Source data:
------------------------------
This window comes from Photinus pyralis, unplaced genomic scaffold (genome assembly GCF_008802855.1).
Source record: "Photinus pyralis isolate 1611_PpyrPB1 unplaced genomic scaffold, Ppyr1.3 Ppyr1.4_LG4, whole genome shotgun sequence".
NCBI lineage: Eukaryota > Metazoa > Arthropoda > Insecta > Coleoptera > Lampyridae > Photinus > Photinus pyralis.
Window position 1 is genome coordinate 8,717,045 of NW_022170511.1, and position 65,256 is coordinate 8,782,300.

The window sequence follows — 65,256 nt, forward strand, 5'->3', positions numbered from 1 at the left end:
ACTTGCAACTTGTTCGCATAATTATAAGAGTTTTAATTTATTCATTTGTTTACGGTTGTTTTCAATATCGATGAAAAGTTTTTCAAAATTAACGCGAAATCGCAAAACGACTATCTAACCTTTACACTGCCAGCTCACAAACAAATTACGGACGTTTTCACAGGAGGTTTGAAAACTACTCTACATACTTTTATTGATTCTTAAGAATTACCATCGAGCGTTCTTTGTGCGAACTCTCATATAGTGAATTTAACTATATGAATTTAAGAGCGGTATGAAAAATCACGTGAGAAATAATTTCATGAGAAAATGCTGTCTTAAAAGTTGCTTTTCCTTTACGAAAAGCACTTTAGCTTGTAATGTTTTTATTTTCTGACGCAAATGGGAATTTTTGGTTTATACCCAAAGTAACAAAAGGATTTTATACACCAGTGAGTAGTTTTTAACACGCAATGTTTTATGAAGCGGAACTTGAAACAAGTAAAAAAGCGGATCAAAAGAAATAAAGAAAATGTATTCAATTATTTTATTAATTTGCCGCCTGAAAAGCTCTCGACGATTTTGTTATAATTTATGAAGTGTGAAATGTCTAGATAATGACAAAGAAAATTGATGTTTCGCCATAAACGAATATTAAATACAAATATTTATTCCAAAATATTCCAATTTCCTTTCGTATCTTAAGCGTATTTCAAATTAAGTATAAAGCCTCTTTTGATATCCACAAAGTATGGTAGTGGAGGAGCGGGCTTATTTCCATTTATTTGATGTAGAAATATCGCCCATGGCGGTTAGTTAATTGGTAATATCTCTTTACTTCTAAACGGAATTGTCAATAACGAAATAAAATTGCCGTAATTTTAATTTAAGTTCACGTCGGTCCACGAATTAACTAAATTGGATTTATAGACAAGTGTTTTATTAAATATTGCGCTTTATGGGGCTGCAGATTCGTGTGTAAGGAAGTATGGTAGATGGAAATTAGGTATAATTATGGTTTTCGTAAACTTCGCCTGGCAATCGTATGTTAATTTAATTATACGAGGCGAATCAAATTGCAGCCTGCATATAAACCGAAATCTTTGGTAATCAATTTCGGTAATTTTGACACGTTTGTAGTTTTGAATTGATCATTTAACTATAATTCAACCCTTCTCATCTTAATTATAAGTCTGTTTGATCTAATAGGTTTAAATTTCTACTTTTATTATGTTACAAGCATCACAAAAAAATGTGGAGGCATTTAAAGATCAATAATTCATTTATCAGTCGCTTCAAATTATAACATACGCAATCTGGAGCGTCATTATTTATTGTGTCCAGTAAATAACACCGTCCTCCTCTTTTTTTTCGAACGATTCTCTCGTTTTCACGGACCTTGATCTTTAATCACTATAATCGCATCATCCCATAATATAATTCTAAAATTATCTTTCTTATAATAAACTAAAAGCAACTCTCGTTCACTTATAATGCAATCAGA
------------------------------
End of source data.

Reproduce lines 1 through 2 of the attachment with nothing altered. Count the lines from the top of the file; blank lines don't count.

This window comes from Photinus pyralis, unplaced genomic scaffold (genome assembly GCF_008802855.1).
Source record: "Photinus pyralis isolate 1611_PpyrPB1 unplaced genomic scaffold, Ppyr1.3 Ppyr1.4_LG4, whole genome shotgun sequence".